Elevation (or altitude) training is a useful yet expensive tool utilized by many endurance athletes to prepare and gain an edge for major competitions.
The costs of travel, housing and food for two to four weeks of training at altitude can easily hit $5,000. Financial, timing and logistic constraints keep most athletes from doing no more than one or two elevation training camps a year.
Some athletes turn to altitude tents to avoid the hassle and expense of relocating to higher elevation or for ongoing benefits of simulating living at altitude. However, altitude tents are not cheap, with most costing between $3,000 and $5,000. And, there’s strong evidence showing it takes 12, not eight hours a day of living / breathing in simulated elevation to increase hemoglobin levels. Yet, everyone reacts differently to elevation and simulated elevation. So, how do you really know?
Serious athletes get their blood tested one to three times a year to understand body chemistry, and to identify deficiencies and possible underlying issues. While this information is very valuable, it only provides a view or snapshot of one moment in time.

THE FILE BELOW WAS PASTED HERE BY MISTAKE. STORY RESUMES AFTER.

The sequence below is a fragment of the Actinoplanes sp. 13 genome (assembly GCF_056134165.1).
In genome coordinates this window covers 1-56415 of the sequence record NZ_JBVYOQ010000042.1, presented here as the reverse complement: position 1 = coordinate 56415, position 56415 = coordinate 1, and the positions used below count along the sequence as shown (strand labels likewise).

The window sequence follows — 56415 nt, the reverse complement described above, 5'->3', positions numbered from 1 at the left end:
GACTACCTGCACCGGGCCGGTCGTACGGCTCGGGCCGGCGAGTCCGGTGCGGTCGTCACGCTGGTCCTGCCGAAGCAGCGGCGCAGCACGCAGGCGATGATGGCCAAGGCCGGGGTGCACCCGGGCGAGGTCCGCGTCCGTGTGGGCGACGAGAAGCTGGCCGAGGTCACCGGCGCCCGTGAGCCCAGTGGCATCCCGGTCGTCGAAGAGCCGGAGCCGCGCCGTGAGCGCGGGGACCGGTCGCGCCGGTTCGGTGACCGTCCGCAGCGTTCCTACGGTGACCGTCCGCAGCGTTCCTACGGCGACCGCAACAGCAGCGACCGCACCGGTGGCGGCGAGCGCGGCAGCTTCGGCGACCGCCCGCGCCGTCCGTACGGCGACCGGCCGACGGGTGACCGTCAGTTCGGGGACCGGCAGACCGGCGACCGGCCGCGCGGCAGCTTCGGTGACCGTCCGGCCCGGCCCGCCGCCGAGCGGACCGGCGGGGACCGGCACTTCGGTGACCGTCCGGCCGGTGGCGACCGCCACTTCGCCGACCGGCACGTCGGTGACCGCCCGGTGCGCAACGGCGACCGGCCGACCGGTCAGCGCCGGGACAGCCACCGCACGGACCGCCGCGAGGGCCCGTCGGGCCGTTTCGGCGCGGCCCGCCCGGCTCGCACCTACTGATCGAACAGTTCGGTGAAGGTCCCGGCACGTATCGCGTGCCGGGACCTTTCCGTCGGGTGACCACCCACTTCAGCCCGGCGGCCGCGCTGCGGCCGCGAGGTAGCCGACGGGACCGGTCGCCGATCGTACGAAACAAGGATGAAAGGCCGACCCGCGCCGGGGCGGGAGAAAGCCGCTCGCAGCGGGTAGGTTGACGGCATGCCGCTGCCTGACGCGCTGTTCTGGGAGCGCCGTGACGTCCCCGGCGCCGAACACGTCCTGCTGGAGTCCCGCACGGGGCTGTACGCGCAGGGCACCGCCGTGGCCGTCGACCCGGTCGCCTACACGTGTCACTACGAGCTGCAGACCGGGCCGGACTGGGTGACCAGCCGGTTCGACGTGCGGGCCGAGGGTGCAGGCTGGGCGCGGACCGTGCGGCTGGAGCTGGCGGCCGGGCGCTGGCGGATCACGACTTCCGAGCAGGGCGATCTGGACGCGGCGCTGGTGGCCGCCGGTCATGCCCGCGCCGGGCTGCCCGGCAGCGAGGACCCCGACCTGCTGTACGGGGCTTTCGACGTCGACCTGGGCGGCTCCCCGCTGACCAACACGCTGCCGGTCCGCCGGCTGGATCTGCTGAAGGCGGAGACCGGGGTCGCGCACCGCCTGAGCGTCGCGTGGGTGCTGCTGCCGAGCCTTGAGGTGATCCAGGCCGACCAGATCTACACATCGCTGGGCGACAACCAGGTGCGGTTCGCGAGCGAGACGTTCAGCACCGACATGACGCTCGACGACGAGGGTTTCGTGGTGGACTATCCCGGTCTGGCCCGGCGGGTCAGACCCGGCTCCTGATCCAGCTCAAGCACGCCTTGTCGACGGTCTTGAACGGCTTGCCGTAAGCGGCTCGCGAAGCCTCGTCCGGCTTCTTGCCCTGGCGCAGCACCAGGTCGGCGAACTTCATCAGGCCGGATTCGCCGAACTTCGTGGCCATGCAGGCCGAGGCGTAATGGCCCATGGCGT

A hemoglobin blood test requires a visit to the doctor or lab. There are also needles and at least a 24-hour wait involved. And, almost no athletes are testing their hemoglobin before, during and after elevation training to understand their hemoglobin gains, how long it takes to reach a peak level and how long those elevated levels last after coming down from elevation. Again, everyone’s body chemistry is different.
The hard costs – and opportunity costs – of an athlete mistiming his/her elevation training can be significant.
With Ember, athletes can test and know when they may have reached their personal maximum benefit of elevation training. And come down sooner. They can also time their training with their competitions to fully utilize their hemoglobin gains.
By investing in Ember, today’s endurance athletes and their coaches can maximize the value and benefits expensive elevation training provides. No more guess work. Data is king.